These aids are especially interesting to use to produce sculptured effects that accentuate the good points of your face and play down poor ones--slicking back the sides, building height at the top, manipulating bangs so that they spike, or curl...or do whatever you want.


Both gels and mousses can be used as setting lotions, although they may leave you with very stiff hair. Once one of these compounds has dried, it can be a problem to comb hair or otherwise "break" a style, depending on what you have used (the European gels are the worst offenders), your hairstyle can collapse completely and leave a blizzard of tiny gel bits in your hair and on your clothes. (If you don't disturb it, though, gel will give you a slick, wet look.) Some of the mousses, on the other hand, can be combed out and function more like a super-setting lotion. Set Free - The Book about Hair by Richard Stein

If this is what you want to do, start with slightly damp hair, although your hairstyle should be well on its way to where it is going. If you are using mousse, you will need a palmful to style your hair; if you are using a gel, a glob the size of a dime should do it. Mousse can be massaged into hair and then the hair "scrunched" and pushed into a style. Gel is used much more like old-fashioned brilliantine: slick on, then comb or push your hair into place. In both cases, let the style set until the mousse or gel has dried. You'll have to experiment to see which products you can play with after they have dried and which leave you worse off than when you began.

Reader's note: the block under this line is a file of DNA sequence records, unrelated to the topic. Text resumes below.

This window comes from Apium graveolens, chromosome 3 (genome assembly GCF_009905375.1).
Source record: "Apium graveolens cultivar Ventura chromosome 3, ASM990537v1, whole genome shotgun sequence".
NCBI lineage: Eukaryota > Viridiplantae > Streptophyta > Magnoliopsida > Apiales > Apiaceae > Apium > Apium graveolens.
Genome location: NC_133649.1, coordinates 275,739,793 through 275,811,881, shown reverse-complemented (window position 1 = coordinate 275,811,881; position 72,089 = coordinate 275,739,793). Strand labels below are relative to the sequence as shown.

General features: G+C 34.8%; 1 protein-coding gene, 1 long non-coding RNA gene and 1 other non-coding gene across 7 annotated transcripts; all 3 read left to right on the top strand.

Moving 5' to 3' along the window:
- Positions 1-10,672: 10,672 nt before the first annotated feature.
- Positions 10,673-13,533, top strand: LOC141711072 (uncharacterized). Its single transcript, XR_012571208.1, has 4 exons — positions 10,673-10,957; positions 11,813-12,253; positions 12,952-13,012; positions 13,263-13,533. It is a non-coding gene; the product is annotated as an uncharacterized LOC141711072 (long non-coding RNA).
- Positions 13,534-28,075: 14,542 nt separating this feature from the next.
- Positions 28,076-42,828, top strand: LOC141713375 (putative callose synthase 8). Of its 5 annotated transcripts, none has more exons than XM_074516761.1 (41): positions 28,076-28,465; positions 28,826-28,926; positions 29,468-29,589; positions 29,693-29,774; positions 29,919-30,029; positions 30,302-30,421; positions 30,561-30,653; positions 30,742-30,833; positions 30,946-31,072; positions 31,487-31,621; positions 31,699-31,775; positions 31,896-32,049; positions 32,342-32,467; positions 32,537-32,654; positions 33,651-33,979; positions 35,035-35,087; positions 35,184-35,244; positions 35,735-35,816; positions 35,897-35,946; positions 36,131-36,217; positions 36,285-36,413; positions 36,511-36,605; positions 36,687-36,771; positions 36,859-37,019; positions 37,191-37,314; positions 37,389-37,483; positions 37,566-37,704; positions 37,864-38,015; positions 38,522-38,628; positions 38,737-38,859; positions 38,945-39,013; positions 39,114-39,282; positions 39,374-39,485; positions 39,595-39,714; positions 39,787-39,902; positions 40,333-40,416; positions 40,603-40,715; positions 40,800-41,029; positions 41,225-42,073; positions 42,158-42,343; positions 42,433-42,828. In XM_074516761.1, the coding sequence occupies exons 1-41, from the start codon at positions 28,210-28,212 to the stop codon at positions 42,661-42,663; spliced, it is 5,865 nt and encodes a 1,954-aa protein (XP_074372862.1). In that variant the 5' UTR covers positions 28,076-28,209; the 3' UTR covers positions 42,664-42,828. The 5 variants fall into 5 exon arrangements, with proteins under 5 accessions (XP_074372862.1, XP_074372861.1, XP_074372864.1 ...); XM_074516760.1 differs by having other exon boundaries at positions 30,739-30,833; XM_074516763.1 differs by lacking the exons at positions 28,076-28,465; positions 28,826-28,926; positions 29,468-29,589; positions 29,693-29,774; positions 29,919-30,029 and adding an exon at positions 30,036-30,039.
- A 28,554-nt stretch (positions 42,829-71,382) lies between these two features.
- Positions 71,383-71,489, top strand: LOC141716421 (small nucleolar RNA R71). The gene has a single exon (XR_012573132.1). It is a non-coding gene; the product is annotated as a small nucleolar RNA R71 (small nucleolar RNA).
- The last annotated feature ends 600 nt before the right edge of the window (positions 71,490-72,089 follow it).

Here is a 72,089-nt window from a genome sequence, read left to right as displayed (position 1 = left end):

If you would like to make your own mousse, here is a recipe for one that sounds so delicious you may want to eat the leftovers!

Tasty Hair Mousse
2 egg whites1 teaspoon rose or lavender fragrance
cup coconut oil2 capsules vitamin E
Beat the egg whites until they form stiff peaks, then add other ingredients. Let set half an hour. Now apply sparingly and gently scrunch the ends.


Every once in a while I work with a client who wants something really different...even bizarre. This is a kick to do occasionally, but it certainly doesn't make up the major part of my work--even here in high-style New York City. Set Free - The Book about Hair by Richard Stein

There are very few people--women or men--who either like, look good, or are in a position to wear some farout style. It is easier to get away with if you are young, very good-looking, or in the arts, but you're unlikely to see something too wild waltzing out of my salon.

I can (and do) high-style hair with the best of them. Also, because I really like people--and especially some of the women clients I work with--I like to see them looking pretty...and it's hard to look pretty with a Mohawk--even a modified Mohawk.

Think carefully about an especially trendy look. You may have to live with it a long a shmohawk.

Richard Stein Hair Salon, New York City